The police still cannot say much and are officially waiting for the coroner’s report before identifying the body. Early Monday, the Vanguard learned that the victims were 87-year-old former defense attorney Oliver Northup, and his wife Cluadia Maupin, 76.
According to the police’s afternoon press release, they were both victims of stabbings suffered sometime over the weekend. The police made entry into the home around 9:20 pm while conducting a welfare check instituted after family members contacted them, concerned that they had failed to show up to a Sunday afternoon musical performance.
According to Lt. Paul Doroshov, “There was a lot of trauma on the bodies.”
However, while the police described a very bloody scene at the home on the 4000 block of Cowell Blvd, Lt. Doroshov told the media that the home “had not been ransacked” and that “we can’t say this was burglary.”
That Vanguard has learned that Mr. Northup was a prominent defense attorney and has tried a number of death penalty cases.
He was an attorney for 63 years, passing the bar back in 1950, practicing appellate law and giving seminars at the public defender’s office. According to the Bee, even now, at 87, he was continuing to work out of his home.
The Vanguard also learned that Mr. Northup and his wife Ms. Maupin were founding members of the Unitarian Universalist Church of Davis. There will be a memorial in their sanctuary, Wednesday evening from 7 to 8 pm.
Memorial services will occur at a later point of time.
He was also a musician with a group called the Putah Creek Crawdads. He began singing around 1961 when he took a few group folk guitar lessons through the Davis Art Center.
Retired Yolo County Public Defender Barry Melton told the Bee, “Northup played guitar and sang with the Crawdads, a Davis folk ensemble. Northup’s last performance with the group was Saturday,” and that the two performed together in the past.
The Bee reports that daughter Mary Northup had tried calling her father a number of times on Sunday, and had a brother visit the home. She tried to visit, as well, and called the police to do a welfare check.
Mayor Joe Krovoza released a statement from Washington DC at 5 pm on Monday, “It’s with great sadness that the City Council and I have received news of the deaths of Claudia Maupin and Chip Northup. Our hearts go out to their families, friends, fellow congregants at the Davis Unitarian Universalist Church, and the many groups in Davis they touched.”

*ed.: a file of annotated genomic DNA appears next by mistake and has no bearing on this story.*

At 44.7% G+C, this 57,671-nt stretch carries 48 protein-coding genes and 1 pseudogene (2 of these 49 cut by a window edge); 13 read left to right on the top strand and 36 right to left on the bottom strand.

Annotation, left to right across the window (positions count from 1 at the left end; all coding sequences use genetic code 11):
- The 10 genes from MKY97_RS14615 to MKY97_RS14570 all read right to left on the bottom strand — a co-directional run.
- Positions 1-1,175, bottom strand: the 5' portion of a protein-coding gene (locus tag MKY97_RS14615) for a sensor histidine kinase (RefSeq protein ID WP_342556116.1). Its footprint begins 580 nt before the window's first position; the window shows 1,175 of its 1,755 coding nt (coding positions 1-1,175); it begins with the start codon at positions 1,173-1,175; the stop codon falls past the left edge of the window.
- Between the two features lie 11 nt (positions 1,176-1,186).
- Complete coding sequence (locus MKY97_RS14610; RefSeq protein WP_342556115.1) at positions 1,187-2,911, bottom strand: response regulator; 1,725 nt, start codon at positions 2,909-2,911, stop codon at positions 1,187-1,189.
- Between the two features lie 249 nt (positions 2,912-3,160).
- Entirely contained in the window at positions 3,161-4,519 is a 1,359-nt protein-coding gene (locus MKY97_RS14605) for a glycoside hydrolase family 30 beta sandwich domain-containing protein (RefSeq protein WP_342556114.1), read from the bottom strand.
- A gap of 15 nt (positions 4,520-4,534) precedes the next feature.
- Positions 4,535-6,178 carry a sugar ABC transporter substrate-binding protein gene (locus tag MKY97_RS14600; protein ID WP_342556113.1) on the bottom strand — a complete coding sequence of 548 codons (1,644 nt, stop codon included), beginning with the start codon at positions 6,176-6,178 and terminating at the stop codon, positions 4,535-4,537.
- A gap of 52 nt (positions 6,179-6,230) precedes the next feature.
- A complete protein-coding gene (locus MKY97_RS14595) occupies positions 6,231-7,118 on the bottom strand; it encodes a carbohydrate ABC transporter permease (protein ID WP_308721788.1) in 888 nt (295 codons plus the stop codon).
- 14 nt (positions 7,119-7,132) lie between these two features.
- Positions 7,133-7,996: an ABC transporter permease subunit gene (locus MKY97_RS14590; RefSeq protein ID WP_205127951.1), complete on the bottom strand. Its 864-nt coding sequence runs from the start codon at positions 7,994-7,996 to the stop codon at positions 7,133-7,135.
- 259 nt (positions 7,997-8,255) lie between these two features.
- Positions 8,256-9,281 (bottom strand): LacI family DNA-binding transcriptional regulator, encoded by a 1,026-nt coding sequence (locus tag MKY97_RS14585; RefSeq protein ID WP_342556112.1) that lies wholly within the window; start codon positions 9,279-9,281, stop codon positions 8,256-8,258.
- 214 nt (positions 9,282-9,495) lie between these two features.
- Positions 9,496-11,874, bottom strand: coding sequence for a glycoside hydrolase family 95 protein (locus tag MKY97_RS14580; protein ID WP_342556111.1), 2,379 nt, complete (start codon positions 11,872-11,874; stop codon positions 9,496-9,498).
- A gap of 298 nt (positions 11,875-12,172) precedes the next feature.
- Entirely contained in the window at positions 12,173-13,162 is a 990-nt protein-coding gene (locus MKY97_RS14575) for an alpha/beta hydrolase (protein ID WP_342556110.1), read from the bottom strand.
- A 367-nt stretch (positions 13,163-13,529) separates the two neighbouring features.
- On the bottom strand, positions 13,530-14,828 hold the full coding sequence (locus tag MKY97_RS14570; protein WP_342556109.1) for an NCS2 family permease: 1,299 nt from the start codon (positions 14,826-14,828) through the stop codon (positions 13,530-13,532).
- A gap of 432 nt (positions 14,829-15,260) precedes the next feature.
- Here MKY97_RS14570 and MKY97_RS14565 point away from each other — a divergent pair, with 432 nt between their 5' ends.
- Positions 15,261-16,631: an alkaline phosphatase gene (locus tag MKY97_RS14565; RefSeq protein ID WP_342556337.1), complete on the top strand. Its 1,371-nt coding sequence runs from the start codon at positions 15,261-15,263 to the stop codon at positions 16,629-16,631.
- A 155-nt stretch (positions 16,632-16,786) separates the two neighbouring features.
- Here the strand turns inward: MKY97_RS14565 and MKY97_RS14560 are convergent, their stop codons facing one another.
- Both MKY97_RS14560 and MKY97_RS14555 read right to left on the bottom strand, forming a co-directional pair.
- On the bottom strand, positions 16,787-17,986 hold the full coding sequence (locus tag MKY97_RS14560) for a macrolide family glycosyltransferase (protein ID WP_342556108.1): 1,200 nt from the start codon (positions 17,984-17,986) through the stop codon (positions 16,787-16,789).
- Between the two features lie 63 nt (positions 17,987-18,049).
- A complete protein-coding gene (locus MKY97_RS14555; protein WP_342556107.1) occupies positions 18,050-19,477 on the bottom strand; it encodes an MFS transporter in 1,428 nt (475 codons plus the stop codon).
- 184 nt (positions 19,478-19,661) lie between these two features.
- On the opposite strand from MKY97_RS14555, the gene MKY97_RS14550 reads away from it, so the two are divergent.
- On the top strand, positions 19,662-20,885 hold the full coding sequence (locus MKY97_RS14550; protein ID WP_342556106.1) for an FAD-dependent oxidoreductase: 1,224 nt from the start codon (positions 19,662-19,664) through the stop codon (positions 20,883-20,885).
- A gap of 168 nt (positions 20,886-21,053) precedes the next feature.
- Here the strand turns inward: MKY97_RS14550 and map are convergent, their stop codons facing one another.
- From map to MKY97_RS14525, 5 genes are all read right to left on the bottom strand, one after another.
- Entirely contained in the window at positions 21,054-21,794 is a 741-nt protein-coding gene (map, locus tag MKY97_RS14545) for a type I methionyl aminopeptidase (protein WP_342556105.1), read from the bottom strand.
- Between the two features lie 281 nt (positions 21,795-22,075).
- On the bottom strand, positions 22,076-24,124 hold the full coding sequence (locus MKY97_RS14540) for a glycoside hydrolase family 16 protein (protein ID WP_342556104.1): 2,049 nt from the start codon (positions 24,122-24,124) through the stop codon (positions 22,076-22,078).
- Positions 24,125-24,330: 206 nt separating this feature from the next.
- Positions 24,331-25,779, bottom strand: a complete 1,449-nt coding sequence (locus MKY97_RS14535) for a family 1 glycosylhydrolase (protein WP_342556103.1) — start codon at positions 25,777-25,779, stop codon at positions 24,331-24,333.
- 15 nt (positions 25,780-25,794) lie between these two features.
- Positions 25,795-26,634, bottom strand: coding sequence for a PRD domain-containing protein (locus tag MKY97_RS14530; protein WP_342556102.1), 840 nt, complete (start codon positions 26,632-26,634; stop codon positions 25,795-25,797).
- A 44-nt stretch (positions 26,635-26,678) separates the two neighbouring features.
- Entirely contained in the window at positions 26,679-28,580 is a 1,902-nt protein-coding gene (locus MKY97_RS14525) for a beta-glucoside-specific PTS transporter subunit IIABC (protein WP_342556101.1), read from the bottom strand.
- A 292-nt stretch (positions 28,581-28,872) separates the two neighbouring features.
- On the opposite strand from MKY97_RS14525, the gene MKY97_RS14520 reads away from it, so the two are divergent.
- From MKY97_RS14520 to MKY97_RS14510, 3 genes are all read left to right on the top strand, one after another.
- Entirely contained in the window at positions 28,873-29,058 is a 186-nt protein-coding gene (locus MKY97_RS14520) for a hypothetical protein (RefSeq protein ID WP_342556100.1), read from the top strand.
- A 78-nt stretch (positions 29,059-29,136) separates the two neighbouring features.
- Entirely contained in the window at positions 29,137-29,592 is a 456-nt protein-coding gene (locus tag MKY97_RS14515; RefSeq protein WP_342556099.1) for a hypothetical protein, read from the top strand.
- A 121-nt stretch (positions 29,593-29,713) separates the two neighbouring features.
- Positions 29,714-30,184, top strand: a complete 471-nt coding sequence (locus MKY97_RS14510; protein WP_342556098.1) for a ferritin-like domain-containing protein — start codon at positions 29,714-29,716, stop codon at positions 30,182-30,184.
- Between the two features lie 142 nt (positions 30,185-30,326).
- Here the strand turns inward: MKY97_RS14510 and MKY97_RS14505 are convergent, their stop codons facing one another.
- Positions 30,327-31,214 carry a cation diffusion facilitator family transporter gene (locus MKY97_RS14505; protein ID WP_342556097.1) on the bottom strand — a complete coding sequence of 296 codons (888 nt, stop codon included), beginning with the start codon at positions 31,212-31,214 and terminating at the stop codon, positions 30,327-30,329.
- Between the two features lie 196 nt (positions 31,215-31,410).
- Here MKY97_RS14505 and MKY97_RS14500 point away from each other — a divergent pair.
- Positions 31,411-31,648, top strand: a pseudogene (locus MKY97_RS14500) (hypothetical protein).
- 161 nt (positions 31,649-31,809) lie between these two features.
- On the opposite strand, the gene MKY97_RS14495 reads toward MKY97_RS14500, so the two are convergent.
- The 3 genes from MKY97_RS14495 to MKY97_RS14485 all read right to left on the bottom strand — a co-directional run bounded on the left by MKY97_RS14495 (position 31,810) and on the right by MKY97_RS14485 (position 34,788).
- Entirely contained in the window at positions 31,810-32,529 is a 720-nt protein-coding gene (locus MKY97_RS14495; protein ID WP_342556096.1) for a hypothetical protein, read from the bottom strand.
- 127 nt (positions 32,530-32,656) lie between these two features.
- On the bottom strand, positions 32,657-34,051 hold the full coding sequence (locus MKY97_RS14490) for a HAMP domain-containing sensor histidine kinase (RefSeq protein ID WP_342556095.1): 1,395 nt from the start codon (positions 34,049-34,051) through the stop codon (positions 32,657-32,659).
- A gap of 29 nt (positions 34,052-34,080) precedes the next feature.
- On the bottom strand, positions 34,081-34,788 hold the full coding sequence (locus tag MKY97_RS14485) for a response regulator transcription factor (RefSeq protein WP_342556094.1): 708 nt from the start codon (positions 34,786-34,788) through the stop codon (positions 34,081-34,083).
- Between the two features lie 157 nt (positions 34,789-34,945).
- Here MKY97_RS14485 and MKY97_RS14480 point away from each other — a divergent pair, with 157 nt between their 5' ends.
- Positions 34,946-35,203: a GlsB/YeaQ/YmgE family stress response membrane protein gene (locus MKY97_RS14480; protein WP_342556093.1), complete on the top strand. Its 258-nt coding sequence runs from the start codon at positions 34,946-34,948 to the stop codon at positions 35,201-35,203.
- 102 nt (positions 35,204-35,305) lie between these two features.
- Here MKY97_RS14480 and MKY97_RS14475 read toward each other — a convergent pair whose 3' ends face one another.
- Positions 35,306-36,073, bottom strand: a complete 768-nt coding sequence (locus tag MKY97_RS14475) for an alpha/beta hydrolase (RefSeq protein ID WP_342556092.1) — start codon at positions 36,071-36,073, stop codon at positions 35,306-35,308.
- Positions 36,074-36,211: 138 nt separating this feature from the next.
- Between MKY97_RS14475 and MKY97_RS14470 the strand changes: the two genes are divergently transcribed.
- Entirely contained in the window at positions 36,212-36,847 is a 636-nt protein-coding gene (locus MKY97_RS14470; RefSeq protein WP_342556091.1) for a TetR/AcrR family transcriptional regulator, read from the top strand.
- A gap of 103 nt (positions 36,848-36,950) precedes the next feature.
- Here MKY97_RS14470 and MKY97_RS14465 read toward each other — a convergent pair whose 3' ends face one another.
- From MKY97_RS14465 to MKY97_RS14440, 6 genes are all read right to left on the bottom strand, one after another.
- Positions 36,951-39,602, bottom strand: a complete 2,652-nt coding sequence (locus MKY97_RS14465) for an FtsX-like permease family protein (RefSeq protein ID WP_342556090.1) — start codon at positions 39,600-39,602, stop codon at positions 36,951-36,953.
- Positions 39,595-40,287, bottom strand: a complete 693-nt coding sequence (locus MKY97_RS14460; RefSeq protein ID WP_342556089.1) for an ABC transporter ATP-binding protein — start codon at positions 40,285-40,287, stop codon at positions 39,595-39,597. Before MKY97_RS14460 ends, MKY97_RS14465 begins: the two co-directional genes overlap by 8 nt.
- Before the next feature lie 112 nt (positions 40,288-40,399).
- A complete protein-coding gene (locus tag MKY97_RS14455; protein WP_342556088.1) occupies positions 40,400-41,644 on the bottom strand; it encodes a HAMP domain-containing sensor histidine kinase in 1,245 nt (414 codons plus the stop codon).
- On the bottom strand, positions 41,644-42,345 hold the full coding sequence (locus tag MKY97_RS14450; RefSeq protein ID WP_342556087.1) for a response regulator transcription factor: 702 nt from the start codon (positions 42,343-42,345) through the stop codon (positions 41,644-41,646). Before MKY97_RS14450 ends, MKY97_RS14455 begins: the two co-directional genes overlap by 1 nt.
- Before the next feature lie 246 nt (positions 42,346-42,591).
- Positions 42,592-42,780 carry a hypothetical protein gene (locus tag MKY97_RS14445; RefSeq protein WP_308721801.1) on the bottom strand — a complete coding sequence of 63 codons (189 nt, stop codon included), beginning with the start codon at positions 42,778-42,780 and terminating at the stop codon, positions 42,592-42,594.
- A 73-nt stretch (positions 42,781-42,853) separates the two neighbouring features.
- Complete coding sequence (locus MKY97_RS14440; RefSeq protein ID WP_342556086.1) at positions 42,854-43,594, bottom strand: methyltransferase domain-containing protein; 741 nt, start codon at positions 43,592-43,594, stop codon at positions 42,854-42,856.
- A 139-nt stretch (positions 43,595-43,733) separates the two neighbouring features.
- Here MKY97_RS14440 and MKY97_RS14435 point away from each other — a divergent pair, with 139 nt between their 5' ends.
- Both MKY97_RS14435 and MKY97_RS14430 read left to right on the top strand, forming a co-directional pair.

“While Davis achieves a high degree of safety through our police and the watchful eyes of all, we are not immune from terrible acts,” he said. “Let us all redouble our efforts to protect our fellow citizens and give support to those who have suffered this irreversible loss. Our Council is staying well-informed on the quick and comprehensive response of our police, and our Police Department’s efforts will not cease until the case is brought to closure.”
While police have not declared this a burglary officially, they said there were signs of forced entry to the house.
“It was clear both victims suffered stab wounds, but the official cause of death is yet to be determined by the Yolo County Coroner,” a statement read on Monday.
The Davis Police Department is currently investigating the two deaths as homicides. Investigators from the Yolo County District Attorney’s Office, Yolo County Coroner’s Office, West Sacramento Police Department, California Department of Justice, and the Federal Bureau of Investigations are assisting in this case.
“Homicides are a rarity in Davis. We understand the violent nature of this crime is a shock to our community. We will be fielding extra patrol officers as a preventative measure. At this point, a motive has not been established,” the release said.
The Vanguard spoke with Lt. Paul Doroshov, of the Investigations Division of the Davis Police Department, on the scene early Monday morning. He said that, due to the ongoing nature of the investigation, there is little he can disclose at this time.
“I can tell you it’s two adults,” Lt. Doroshov had told the Vanguard, “I can’t release a whole lot about the victim because we’re still waiting on the coroner to do their thing and they’ve got to the notify the relatives and all of that.”
Lt. Doroshov said they do not yet know the exact time that the murder occurred.
“I can tell you at 9:21 pm, our officers got a welfare request to do a check at that address,” he continued. “For whatever reason at some point they decided they were going to make entry because they were concerned. When they did make entry they saw two adults deceased with extensive trauma.”
Police said it was a very bloody scene and, again, there were signs of forced entry into the home.
At this point there is no suspect. “We’re pretty wide open on our options as to what could have happened.”
The last murder in Davis was the murder of 42-year-old Kevin Seery which happened in the College Square Apartments on J Street on October 1, 2011.
Mr. Mings is on trial for that murder and the case is expected to resume in July after some delays.
That victim was reportedly suffering from a number of ailments which included diabetes, chronic pancreatitis, chronic hepatitis and pneumonia at the time of his death. He stood at 6-1 but weighed just 133 pounds.
Mr. Mings confessed to the killing, turning himself in and claiming that Mr. Seery had asked him to kill him.
Mr. Mings put Mr. Seery in a choke hold and then stuffed a variety of items into his throat, preventing Mr. Seery from breathing.
After the coroner left Monday’s scene in Davis, Lt. Doroshov said he expects there to be updates as new information can be released.
The Vanguard will post updates as new information becomes available.
—David M. Greenwald reporting